Find out what our business travel editor has been downloading to make life easier on the road
It’s always an eye-opener to take a look at someone else’s laptop and see what they have been downloading. And I don’t just mean those dodgy video clips either. What I am talking about is the software and browser add-ons they use to make their life more productive on more interesting on the road. This is what I have on mine.
If you are constantly changing where you work – at the office, on your home PC, on your laptop or on your smartphone – making sure you are working on the latest version of a document is essential. This free beta from Microsoft (yes I did say free) lets you synchronise folders across the internet. You download a piece of software to each device that you want to be part of your mesh and then choose which folders you want to synchronise. You can then access the latest version of the files in those folders from all of the devices. You can even use Live Mesh to access the desktops of your other devices remotely, giving you access to both files and programs while you are no the road. There’s a 5GB limit on files but it is free after all.
Getting access to the web and your email wirelessly is a must-have for the business traveller. At long last, there is real competition among the companies offering international roaming on wi-fi hotspots. Until recently I used Boingo but the recent slump of the pound against the dollar have made its Boingo Global service uncompetitive for UK users. BT’s recently launched Global monthly subscription service is good but you have to sign up for 12 months. For my money, the best is Trustive’s €33 euro monthly deal, which give access to 65,000 hotspots worldwide, including those operated by The Cloud in the UK. There are versions of its MyHospotter client for Windows XP, Vista, the Macbook and the iPhone.
If you are one of the enlightened people who has ditched Internet Explorer for Mozilla’s Firefox, you’ll know all about the cool add-ons that are available. My own favourite is Foxmarks, which lets you synchronise your bookmarks and optionally your website passwords between all of the computers you use. It means that whenever you find a cool site, you can bookmark it in the knowledge that it’s not going to be lost when you move computers.
Skype has been delighting astute business travellers for the past five years, allowing them to make phone calls and, more recently, video calls to other Skype users anywhere in the world free of charge. Version 4 of the software makes calls clearer and video better. Most laptops these days have a built in webcam so why not use it to speak to the partner and kids you are missing while out on the road. On top of that, the SkypeOut and SkypeIn features let you make and receive calls to standard phones at bargain rates.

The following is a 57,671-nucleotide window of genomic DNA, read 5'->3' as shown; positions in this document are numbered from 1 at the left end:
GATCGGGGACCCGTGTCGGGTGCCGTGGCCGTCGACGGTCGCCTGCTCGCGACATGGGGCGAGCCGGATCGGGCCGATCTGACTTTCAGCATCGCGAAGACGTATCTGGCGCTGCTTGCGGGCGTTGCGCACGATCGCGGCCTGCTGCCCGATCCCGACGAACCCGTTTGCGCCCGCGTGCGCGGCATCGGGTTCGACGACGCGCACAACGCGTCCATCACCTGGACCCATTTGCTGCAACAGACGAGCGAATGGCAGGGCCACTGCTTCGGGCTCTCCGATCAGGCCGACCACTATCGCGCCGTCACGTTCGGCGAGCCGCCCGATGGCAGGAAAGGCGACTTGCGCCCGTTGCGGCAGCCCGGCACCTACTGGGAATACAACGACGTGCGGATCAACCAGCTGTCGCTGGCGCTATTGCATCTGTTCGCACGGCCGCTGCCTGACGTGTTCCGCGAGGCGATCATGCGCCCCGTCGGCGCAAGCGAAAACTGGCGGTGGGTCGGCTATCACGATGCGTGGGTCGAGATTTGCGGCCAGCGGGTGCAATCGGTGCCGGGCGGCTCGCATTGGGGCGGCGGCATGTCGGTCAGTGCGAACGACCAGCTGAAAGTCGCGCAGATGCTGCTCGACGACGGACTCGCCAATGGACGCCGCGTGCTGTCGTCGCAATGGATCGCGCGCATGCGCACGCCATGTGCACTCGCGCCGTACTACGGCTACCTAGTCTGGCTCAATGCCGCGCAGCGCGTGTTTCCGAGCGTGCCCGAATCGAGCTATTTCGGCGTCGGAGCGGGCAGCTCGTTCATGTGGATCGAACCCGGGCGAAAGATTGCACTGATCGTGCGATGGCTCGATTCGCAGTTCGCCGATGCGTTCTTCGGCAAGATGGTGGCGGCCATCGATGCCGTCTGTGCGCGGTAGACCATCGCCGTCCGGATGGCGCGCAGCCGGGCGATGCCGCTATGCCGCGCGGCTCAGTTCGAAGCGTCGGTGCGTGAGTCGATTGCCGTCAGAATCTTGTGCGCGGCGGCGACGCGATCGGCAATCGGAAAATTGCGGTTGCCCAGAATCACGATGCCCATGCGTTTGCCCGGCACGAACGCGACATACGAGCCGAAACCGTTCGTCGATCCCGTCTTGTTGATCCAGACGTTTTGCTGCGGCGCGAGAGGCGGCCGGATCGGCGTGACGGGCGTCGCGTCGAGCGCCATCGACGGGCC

With the latest version of Microsoft Office costing more than £300 (unless you are a “student” ;)), it’s nice to know that there is a credit crunch option out there. OpenOffice, a free open-source office suite, has been around for a couple of decades and is becoming an increasingly popular alternative to its widespread rival. The suite contains five software packages: Writer for word processing, Calc spreadsheets, Impress for presentations, Draw for graphics and Base for database work. All five work together extremely well and offer a range of powerful features that you would normally have to pay for.
Google’s 3D atlas on your PC is one of the best fun things to play with in a spare hour or two between meetings. You can use it to take a birds-eye look at your own house or office but also zoom around the virtual globe and find interesting sights – mysterious buildings in the middle of deserts, bombers overflying residential areas and so on. If you get bored of Earth, there’s the the planet Mars and the rest of the Universe to explore from the same software too. But where Google Earth really comes into its own for business travellers is when you download overlays, such as fboweb’s 3D real-time flight tracking which lets you see where a chosen flight is at the moment and the path it has taken. Cool stuff.